Carnegie Science Center, Pittsburgh, Pennsylvania
General Public: Museum
Program Development Coordinator
Robert Marshall is a graduate of the University of Pittsburgh with a B.S. in the field of astronomy, math, and the natural sciences. As program development coordinator and educator for the Buhl Planetarium and Observatory, he is employed at Carnegie Science Center where he presents real astronomical data to the public, develops curriculum for both University of Pittsburgh and Carnegie Mellon Osher programs, and travels the country for Fisher Science Education inspiring the teaching community. Furthermore, Robert has participated in research at Allegheny Observatory and is currently participating in NITARP.
In his free time, Robert captains the Carnegie Science Center bicycle team in the American Diabetes Association's annual Pittsburgh Tour de Cure fundraiser for scientific research. He also works with team members to restore recycled bicycles for their event ride. During the warmer months, Robert takes time off to lead children at a summer camp as camp councilor - showing them planets and galaxies through telescopes on clear evenings. Robert also sits on the board of his St. Nicholas church, enjoys rocking out on the guitar during employee jam sessions, and competing in Triathlon.
Dr. Laurence (and Connor Laurence, who also participated as a student in NITARP) and Mr. Marshall presented information about their NITARP experience at the NSTA in Boston in April 2014. They got a great response from the people they talked to! They presented at the First Annual Aerospace Share-a-thon and the attendance was approximately 100 teachers.
Both NITARP 2014 teams submitted research proposals. Several NITARP alumni helped review them.
Mr. Marshall has given nearly 25 hours of presentations already about NITARP and his experiences, and/or about things he learned about through NITARP. He has given several presentations at his own Buhl Planetarum, but also at the rest of the Carnegie Science Center, to staff, students, and the public. He has also given presentations at several regional and/or national venues such as the NSTA in Boston last April.
Several NITARP current participants and alumni will be at the NSTA in Texas this week.
[At the Jan 2014 AAS,] This year, I spent more time walking around and reading posters. I felt less intimidated to talk to those who spent time in front of their poster as well.
You and this program (NITARP) have been truly remarkable and has already changed my life forever. I'm just waiting to see what happens next.
This week at Caltech was the greatest opportunity of my career. It was an experience that was humbling and at the same time gave me confidence. I cannot thank the NITARP program enough for the professional development, the professional relationships I've grown, and the inspiration. Thank you NITARP! Please keep this educational program going.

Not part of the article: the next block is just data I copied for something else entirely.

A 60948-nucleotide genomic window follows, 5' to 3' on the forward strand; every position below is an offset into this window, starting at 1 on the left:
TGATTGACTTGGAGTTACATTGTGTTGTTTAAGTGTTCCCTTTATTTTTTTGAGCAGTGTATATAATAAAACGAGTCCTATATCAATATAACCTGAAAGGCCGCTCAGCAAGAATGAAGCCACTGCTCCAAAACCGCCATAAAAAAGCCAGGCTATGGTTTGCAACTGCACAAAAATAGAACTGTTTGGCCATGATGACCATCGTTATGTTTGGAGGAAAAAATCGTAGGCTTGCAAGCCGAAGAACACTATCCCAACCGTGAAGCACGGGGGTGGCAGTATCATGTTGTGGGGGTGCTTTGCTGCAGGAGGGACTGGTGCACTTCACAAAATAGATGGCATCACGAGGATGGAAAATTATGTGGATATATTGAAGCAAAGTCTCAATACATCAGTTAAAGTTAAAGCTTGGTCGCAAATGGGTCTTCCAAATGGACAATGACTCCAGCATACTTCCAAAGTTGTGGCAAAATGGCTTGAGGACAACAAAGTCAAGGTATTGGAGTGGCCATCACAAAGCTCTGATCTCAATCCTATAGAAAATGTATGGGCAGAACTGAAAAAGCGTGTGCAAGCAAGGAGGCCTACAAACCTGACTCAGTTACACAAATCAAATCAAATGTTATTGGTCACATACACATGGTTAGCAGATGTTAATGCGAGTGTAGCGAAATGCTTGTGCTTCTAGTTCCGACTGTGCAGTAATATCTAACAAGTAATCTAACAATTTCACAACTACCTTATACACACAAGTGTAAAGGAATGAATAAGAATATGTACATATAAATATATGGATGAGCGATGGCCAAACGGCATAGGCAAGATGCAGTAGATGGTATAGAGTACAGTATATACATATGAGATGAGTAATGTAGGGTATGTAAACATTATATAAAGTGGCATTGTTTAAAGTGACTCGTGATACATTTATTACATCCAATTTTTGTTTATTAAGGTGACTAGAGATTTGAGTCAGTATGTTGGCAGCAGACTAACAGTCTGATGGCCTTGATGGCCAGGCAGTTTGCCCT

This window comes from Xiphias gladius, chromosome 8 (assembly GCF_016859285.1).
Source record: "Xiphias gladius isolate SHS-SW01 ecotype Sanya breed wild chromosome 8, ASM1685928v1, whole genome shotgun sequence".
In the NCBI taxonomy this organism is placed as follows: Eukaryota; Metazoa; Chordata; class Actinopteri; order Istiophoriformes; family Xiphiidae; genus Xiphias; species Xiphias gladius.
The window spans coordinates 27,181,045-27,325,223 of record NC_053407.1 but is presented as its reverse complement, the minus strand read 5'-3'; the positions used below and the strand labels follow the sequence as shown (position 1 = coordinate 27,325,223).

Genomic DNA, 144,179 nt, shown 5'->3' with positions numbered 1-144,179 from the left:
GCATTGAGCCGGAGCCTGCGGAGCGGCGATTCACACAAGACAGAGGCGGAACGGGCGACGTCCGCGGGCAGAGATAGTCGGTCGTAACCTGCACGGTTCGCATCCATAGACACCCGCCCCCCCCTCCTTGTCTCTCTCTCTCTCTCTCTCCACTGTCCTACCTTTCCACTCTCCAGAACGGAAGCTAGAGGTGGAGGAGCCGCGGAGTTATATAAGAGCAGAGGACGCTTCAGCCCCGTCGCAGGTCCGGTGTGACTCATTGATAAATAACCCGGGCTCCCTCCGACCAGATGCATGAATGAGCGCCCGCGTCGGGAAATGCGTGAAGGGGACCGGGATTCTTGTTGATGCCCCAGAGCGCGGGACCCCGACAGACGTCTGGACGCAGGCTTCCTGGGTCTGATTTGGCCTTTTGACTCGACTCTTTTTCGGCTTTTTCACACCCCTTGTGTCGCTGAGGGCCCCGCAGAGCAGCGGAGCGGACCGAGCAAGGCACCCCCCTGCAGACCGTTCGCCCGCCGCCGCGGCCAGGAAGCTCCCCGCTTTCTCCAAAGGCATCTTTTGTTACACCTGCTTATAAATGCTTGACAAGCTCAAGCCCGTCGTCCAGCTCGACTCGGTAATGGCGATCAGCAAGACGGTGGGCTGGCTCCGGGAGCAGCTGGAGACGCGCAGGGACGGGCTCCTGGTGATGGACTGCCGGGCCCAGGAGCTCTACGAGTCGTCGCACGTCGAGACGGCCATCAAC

Real astronomy is very exciting! I was not expecting to have to solve problems in excel the way we did. We were asked to answer simple questions or develop simple graphs at times but in order to get correct results (as far as we can tell) our team had to parse our skills and play with logic. I remember creating my first SED: I became so excited I could not sit down anymore. Another teacher was so thrilled they raised their hands and yelled in excitement. It was the first time we had results; it was a thrill.
Again, NITARP never fails to positively surprise me by changing my perception of astronomy and the scientific process in general. I have been blown away with the amount of work that, for our respective project, goes into reducing a tiny patch on the sky. There is so much to know and not enough time to learn everything - I understand what PhD really means and how astronomy explains the Universe.
I was pleasantly shocked by the engagement between all educators and all students. The students, all between the ages of 15 and 17, were engaging not only with the teacher they came with but with all the teachers. They were open to learning new things from educators who they were unfamiliar and at the same time assisting one another and every teacher just the same. Throughout the week everyone ran into problems that needed to be solved. Sometimes it was our veteran mentor who came to the rescue. More often than not it was a student who could educate everyone.
The AAS conference is a factory for knowledge and truth about the Universe. As David Helfand, president of the society said in his opening remarks, “We do astronomy because it defines us as human beings”. I’m just now truly beginning to understand.
The nature of [astronomers'] work – retracing their steps for accuracy, being critical of fellow colleagues, and looking to develop the next best project that has not been accomplished already – requires astronomers to discuss, inquire, and exchange their ideas with one another.
Astronomers, all of whom are scientists, can be personal, funny, and outright social beings.
Before ever having experienced an AAS meeting, I thought I was well versed in the astronomer’s culture. [..] I also thought I knew what an astronomer did. [..] Well, this 221st meeting of the AAS has certainly been an eye opener. [..] My experience has been one of culture shock.